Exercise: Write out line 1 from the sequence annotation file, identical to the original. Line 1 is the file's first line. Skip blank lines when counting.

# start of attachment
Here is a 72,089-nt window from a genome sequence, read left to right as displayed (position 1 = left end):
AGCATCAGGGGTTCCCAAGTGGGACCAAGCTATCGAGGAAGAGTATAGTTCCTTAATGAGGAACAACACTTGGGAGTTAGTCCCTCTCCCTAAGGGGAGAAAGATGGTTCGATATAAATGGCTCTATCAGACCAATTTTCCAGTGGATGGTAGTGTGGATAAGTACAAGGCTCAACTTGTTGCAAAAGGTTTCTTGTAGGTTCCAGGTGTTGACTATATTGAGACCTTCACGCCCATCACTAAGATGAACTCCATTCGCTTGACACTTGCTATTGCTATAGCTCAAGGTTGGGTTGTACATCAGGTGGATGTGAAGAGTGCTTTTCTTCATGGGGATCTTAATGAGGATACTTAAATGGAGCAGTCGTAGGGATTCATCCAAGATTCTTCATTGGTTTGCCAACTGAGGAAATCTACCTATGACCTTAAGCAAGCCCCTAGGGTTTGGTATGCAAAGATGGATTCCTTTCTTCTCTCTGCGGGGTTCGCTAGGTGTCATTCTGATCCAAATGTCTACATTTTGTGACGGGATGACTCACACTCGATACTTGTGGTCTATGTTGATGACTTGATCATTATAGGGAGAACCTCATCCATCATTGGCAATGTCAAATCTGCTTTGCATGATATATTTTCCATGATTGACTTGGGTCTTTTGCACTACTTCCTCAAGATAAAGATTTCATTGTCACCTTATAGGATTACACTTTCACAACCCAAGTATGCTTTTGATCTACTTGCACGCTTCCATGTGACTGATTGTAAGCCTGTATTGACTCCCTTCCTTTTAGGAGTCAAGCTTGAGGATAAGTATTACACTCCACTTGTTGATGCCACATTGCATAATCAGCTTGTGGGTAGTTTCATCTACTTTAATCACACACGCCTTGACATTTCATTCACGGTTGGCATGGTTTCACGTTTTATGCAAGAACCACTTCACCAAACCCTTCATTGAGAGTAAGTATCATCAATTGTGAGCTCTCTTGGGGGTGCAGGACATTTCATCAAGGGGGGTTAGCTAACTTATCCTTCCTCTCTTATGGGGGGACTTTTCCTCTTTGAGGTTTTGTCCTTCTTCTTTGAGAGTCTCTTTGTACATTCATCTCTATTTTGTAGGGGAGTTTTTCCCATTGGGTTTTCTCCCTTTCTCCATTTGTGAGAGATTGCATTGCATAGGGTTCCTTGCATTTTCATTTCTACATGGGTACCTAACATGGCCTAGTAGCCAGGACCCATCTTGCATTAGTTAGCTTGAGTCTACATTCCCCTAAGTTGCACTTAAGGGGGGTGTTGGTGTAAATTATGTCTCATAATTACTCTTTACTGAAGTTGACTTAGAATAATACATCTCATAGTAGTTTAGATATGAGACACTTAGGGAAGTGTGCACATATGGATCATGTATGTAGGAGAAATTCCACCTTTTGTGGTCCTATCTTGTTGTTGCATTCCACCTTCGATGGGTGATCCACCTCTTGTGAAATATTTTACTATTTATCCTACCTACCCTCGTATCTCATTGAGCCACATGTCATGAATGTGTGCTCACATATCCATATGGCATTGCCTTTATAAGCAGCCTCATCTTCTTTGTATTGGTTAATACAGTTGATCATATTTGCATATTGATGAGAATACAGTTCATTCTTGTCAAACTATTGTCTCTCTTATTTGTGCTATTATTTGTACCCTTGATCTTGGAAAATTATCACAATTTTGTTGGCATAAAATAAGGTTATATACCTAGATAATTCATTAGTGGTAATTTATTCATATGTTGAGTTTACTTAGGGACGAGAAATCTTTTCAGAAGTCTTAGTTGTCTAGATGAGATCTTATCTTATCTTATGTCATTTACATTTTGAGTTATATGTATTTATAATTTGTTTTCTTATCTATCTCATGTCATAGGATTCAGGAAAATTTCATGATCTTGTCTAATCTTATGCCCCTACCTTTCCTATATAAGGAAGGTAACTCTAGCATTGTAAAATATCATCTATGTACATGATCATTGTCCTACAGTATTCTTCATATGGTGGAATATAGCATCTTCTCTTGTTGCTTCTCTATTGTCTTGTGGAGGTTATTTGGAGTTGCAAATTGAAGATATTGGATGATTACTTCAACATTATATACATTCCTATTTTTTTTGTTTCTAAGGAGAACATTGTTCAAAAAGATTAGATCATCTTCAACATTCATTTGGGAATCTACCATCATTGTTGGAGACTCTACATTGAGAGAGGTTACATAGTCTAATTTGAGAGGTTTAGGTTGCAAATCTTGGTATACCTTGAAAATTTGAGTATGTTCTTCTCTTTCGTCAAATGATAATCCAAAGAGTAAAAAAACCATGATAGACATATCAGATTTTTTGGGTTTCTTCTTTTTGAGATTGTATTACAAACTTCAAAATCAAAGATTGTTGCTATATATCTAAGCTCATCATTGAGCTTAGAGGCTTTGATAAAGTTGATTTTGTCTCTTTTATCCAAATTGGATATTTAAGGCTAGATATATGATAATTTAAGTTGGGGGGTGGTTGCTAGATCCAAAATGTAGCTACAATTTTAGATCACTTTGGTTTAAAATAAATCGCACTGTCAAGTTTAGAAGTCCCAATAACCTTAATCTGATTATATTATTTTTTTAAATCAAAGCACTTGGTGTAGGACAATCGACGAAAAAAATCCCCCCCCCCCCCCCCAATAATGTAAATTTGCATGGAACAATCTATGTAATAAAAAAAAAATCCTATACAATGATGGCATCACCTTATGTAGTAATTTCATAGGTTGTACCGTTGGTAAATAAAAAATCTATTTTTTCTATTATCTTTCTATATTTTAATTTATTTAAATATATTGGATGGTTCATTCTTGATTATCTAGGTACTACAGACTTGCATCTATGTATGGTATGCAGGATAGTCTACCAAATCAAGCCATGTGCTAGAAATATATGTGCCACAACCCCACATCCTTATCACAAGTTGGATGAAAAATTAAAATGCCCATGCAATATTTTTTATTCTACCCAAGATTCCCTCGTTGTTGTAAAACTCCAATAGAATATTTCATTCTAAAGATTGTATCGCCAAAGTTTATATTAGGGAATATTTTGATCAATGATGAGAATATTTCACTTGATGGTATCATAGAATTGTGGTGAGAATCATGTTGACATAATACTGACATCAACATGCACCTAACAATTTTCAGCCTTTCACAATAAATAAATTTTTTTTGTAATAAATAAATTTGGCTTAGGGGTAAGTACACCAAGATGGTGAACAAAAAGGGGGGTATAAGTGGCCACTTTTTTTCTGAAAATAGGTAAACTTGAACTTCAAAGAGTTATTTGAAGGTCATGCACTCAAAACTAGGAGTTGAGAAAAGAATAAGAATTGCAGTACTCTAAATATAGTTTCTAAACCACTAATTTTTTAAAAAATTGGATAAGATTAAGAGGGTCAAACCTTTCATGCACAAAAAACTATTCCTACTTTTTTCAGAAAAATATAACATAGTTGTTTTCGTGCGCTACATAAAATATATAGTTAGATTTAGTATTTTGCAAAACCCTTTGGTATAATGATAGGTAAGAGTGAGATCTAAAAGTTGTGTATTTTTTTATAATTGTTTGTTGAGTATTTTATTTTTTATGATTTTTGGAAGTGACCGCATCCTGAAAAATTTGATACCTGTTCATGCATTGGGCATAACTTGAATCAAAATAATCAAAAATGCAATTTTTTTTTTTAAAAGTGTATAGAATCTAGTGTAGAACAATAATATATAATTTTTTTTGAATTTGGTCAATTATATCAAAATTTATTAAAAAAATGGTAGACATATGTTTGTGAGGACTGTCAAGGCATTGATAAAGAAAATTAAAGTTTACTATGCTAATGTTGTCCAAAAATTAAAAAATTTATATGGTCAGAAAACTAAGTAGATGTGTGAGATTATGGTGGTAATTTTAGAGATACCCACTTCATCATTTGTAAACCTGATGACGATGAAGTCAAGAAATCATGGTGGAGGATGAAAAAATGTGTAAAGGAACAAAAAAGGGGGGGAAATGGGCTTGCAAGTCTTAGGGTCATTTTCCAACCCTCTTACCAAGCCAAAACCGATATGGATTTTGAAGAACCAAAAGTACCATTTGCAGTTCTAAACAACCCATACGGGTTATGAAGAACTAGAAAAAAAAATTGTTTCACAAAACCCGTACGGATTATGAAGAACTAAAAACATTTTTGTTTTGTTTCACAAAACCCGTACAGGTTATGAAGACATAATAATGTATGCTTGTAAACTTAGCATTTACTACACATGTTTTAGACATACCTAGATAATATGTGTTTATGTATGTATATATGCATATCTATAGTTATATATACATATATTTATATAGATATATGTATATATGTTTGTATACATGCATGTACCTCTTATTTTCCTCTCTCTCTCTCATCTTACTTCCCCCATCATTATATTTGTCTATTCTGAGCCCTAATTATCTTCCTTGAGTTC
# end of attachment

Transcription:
Here is a 72,089-nt window from a genome sequence, read left to right as displayed (position 1 = left end):